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Thursday, August 11, 2005 - Page updated at 03:20 PM

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Bottom line: Airlines recalculate their loads, thanks to heavier Americans

Chicago Tribune

Reflecting society at large, the average air traveler and carry-on items now tip the scales at almost 200 pounds, according to new data the Federal Aviation Administration is requiring U.S. airlines to use starting today to calculate the weight and center of gravity of aircraft before flight.

The new statistics also reveal that more women are having as much trouble as some men in squeezing into tightly packed airline seats.

The more than 10 pounds in added payload many passengers are carrying — along with the record fuel prices causing a financial drag — are the primary reasons airlines have gone on crash diets that include shedding magazines, seat phones, extra cans of beverages and even lift vests from some planes. Heavy cabin dividers have also been replaced with curtains on some aircraft.

Passenger bulge and the belongings people schlep on trips have become such a weighty problem that some airlines cut out a row of seats on smaller commuter aircraft, and they often load less cargo into the belly of the planes — eating away at revenue in an industry struggling to survive.

"Maybe instead of just using those (metal boxes) at the gates to limit carry-on bags to certain sizes, the airlines need to have a people-sizer with a sign asking, 'Do you fit into this?"' said Dave Grotto, a registered dietician with the American Dietetic Association in Chicago.

Flying large

Obesity among adults has risen significantly in the United States over the last 20 years. Thirty percent of adults 20 years of age and older — more than 60 million people — are obese, according to the National Center for Health Statistics. The percentage of overweight children and teens has tripled since 1980.

In response to the supersizing of the American lifestyle and government surveys showing that airline passengers — women especially — are getting fatter, the FAA has updated weight-and-balance guidelines used by the airlines to calculate the total load aboard aircraft. The measurements are essential to determining a plane's center of gravity, takeoff speed, how much fuel to carry and other flight characteristics.

Today is the deadline for the airlines to factor in the new passenger weight standards, although virtually every carrier has already done so.

The airlines have also gone leaner by jettisoning nonessential cabin items because of the high fuel prices — heavier planes burn more fuel — and due to recent accidents involving small commuter planes that were overloaded.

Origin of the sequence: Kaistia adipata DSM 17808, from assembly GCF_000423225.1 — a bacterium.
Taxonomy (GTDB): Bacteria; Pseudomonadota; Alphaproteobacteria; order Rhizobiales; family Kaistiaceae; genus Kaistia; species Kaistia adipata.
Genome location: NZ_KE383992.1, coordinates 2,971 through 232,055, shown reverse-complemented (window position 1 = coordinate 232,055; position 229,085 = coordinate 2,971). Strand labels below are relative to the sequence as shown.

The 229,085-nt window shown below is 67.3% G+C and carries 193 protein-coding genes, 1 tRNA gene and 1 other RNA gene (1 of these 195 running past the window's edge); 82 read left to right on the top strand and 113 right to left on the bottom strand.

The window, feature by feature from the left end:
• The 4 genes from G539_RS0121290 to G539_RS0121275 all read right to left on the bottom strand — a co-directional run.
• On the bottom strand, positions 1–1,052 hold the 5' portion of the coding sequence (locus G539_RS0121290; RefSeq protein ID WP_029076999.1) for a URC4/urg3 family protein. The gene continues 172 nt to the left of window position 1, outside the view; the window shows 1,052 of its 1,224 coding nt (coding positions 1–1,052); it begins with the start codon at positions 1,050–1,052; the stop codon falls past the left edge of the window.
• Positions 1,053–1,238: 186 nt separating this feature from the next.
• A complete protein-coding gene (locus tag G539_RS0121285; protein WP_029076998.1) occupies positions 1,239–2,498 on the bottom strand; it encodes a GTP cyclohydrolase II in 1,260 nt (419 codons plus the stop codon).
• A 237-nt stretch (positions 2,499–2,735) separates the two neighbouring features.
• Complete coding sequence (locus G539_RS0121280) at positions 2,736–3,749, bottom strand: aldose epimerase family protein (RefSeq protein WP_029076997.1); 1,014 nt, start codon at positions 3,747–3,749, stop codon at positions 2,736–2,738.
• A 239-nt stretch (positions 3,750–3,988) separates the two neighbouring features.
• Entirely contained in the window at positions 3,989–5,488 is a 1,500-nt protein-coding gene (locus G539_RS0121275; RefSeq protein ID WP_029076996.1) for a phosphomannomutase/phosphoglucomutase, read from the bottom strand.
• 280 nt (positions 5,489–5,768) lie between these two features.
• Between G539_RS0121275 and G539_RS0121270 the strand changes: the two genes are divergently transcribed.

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Still, the new FAA weight standards don't mean passengers will be asked to hoist themselves aboard baggage scales at airline ticket counters. Nor will they be subjected to embarrassing comments about their waistlines from airport security screeners asking whether a stranger had packed their bags.

But two years after Southwest Airlines started enforcing an existing rule of charging extra-large passengers for two seats, now other airlines are increasingly focusing on bottoms and bottom lines.

The new FAA standards increase the average adult passenger and carry-on bag weight to 190 pounds in the summer and 195 pounds in the winter — up from 170 pounds and 175 pounds, respectively. The numbers include an extra 10 pounds for heavier clothing in winter and 5 pounds for clothing in summer. Both scenarios include a 16-pound allowance for personal items and carry-on bags, up from 10 pounds previously.

Women in particular are flying heavier since the last revisions were made in the mid-1990s.

The FAA told the airlines to hike the allowance for the average weight of female passengers and their carry-ons from 145 pounds to 179 pounds in the summer, and from 150 pounds to 184 pounds in the winter.

The average weights for male passengers with carry-ons were increased from 185 pounds in the summer to 200 pounds, and from 190 pounds to 205 pounds in winter.

For children ages 2 to 12, the weight estimates were raised slightly, from 80 pounds for both summer and winter to 82 pounds in summer and 87 pounds in winter.

The majority of weight on an aircraft does not come from the passengers or cargo, but rather fuel. In some cases, planes carry only as much fuel as is needed to reach a destination, plus a reserve in case the flight must be diverted to another airport. But airline economics often dictate that jetliners carry excess fuel to avoid filling up at airports where the prices and taxes are higher.

Copyright © 2005 The Seattle Times Company

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